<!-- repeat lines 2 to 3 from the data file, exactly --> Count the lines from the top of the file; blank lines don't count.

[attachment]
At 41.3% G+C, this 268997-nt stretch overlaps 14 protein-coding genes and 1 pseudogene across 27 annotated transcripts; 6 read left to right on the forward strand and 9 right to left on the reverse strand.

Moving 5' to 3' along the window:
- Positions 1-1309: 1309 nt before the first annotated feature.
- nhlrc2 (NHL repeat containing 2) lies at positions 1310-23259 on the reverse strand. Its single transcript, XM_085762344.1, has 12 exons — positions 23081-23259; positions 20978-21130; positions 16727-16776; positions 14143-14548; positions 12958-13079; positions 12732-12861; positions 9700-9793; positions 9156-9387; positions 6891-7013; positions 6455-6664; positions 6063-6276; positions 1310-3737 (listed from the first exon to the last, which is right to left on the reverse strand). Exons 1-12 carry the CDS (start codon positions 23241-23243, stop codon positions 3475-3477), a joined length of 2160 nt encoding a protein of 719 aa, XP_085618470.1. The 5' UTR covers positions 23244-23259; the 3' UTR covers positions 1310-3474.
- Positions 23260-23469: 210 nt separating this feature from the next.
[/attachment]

Moving 5' to 3' along the window:
- Positions 1-1309: 1309 nt before the first annotated feature.